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Comet Stays Alive After Buzzing Sun

Much to everyone’s surprise, comet Lovejoy survived its heated encounter with the sun late yesterday.

Between the hours of 7 and 8 p.m. ET, cameras aboard NASA’s sun-watching satellite the Solar Dynamics Observatory (SDO) had a ringside seat to the bombing of the bun, and they managed to lock onto the comet.

Nasa satellite images show comet Lovejoy racing through the superheated solar corona, shedding material. Credit: NASA/SDO

SDO’s onboard cameras provided live views that were streamed over the Internet, showing the comet’s precarious journey directly through the million-degree heat of the solar corona. All the while Lovejoy was visibly shedding material as it reached an altitude of only 87,000 miles from the sun’s surface.

While most watching the solar spectacle, including astronomers, thought Lovejoy would completely dissipate due to the intense solar baking, the plucky comet amazingly emerged on the far side of the sun a short time later—shining nearly as bright as it did before its close encounter.

However, after having barnstormed the sun, the latest analyses of the images show that, even though the singed comet appears to have survived, it’s not without wounds. The comet’s tail—composed of dust and gas shed from the vaporizing core—has been lost. Remnants of the tail appear to be visible in images along the track the inbound comet took before reaching the sun.

The comet's tail and detached head are seen on opposite sides of the sun. Credit: NASA/SOHO

Now, having survived, the severed head of the comet, less than a day after grazing the sun is already showing evidence of growing a new tail.

With at least five spacecraft trained on the fiery event these past days, astronomers hope to learn a lot more not only about Lovejoy and other sungrazer comets but also about how the sun works and its impact on Earth.

Karl Bottoms, of Naval Research Lab in Washington D.C., said on his Sungrazing comet website today, “Objects like this can also provide us with a tremendous amount of information about the solar wind and conditions in the solar corona, which in turn allows us to gain more understanding of the Sun as a driver of “Space Weather” at Earth (it’s one of the reasons my group is interested in sungrazing comets).”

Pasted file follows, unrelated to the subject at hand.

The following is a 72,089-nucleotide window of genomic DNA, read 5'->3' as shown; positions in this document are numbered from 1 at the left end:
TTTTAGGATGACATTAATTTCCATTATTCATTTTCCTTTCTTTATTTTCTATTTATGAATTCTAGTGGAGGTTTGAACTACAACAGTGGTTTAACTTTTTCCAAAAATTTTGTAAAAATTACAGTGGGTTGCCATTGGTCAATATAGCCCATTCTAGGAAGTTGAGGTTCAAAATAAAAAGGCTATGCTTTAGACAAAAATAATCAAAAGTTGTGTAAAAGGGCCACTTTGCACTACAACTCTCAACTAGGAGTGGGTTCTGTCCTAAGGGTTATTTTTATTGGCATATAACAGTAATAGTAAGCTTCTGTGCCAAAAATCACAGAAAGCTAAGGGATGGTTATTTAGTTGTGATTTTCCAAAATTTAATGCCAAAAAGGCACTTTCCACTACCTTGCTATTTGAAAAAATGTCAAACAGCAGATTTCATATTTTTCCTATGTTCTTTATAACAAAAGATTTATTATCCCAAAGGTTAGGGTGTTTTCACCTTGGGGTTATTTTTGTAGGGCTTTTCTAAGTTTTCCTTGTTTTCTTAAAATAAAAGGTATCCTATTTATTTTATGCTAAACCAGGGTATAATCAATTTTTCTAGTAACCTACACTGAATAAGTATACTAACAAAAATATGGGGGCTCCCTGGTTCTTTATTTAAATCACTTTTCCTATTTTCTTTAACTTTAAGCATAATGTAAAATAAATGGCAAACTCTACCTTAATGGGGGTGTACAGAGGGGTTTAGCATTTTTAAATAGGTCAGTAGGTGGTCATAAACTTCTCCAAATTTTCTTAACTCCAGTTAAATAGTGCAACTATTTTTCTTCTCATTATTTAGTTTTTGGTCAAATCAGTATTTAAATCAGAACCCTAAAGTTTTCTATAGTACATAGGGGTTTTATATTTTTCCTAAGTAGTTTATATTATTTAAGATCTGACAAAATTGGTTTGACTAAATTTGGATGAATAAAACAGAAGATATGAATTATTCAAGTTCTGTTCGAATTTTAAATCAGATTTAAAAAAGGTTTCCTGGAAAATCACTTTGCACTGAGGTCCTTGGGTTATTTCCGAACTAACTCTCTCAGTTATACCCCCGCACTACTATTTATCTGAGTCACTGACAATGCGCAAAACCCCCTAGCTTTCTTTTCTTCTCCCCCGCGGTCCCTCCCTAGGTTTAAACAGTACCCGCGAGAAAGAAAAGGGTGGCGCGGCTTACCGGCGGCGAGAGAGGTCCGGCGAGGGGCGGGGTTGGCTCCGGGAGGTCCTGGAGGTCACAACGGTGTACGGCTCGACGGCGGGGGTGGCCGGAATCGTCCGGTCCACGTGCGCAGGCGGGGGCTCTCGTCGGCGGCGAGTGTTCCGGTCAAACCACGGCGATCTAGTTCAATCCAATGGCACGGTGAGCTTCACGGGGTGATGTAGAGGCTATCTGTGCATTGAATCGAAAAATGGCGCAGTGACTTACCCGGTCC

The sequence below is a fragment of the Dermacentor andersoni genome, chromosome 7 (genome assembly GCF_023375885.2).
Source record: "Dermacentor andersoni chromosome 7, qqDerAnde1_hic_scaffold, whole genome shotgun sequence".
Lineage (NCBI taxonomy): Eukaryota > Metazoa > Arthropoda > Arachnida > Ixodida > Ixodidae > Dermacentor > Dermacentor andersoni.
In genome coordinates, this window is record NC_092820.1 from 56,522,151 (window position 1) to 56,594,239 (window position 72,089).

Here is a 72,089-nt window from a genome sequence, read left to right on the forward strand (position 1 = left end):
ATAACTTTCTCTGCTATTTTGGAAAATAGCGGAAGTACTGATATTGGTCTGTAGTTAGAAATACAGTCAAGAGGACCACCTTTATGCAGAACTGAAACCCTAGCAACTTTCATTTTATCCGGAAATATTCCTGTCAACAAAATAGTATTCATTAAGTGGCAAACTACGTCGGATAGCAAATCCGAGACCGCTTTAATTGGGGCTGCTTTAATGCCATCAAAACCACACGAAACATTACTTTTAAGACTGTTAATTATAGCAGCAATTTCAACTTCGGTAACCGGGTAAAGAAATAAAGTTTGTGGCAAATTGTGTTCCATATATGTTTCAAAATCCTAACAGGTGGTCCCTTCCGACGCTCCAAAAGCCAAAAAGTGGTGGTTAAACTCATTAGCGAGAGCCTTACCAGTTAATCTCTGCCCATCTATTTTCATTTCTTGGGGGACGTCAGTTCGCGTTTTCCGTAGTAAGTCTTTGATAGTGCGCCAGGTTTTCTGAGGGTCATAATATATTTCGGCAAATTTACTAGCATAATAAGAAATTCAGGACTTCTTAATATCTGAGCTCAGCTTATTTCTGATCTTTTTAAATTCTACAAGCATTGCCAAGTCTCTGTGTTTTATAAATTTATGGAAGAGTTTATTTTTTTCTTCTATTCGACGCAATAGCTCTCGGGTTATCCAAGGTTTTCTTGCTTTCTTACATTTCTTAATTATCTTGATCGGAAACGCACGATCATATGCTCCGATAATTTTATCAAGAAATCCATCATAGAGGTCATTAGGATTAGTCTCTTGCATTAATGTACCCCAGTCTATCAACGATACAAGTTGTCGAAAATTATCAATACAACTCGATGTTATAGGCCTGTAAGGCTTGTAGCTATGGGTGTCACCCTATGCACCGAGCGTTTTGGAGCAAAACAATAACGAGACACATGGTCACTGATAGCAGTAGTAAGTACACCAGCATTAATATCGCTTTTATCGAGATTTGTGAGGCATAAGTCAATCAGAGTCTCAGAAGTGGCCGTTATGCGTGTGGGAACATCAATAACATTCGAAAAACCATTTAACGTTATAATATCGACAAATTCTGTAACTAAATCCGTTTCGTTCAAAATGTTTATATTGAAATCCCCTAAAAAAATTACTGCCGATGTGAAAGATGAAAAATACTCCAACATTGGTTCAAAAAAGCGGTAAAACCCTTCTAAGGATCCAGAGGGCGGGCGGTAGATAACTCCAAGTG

Now that the main event is over, the race is on to see if anyone can pick up comet Lovejoy through ground-based telescopes as it departs the sun along its 400-year orbit. Bets are that it will take at least two to five days looking for the comet in the morning sky just before sunrise.

But after seeing how comet Lovejoy has fooled astronomers already, who knows what this little comet has in store for observers.


Andrew Fazekas, aka The Night Sky Guy, is a science writer, broadcaster, and lecturer who loves to share his passion for the wonders of the universe through all media. He is a regular contributor to National Geographic News and is the national cosmic correspondent for Canada’s Weather Network TV channel, space columnist for CBC Radio network, and a consultant for the Canadian Space Agency. As a member of the Royal Astronomical Society of Canada, Andrew has been observing the heavens from Montreal for over a quarter century and has never met a clear night sky he didn’t like.


  1. Mabel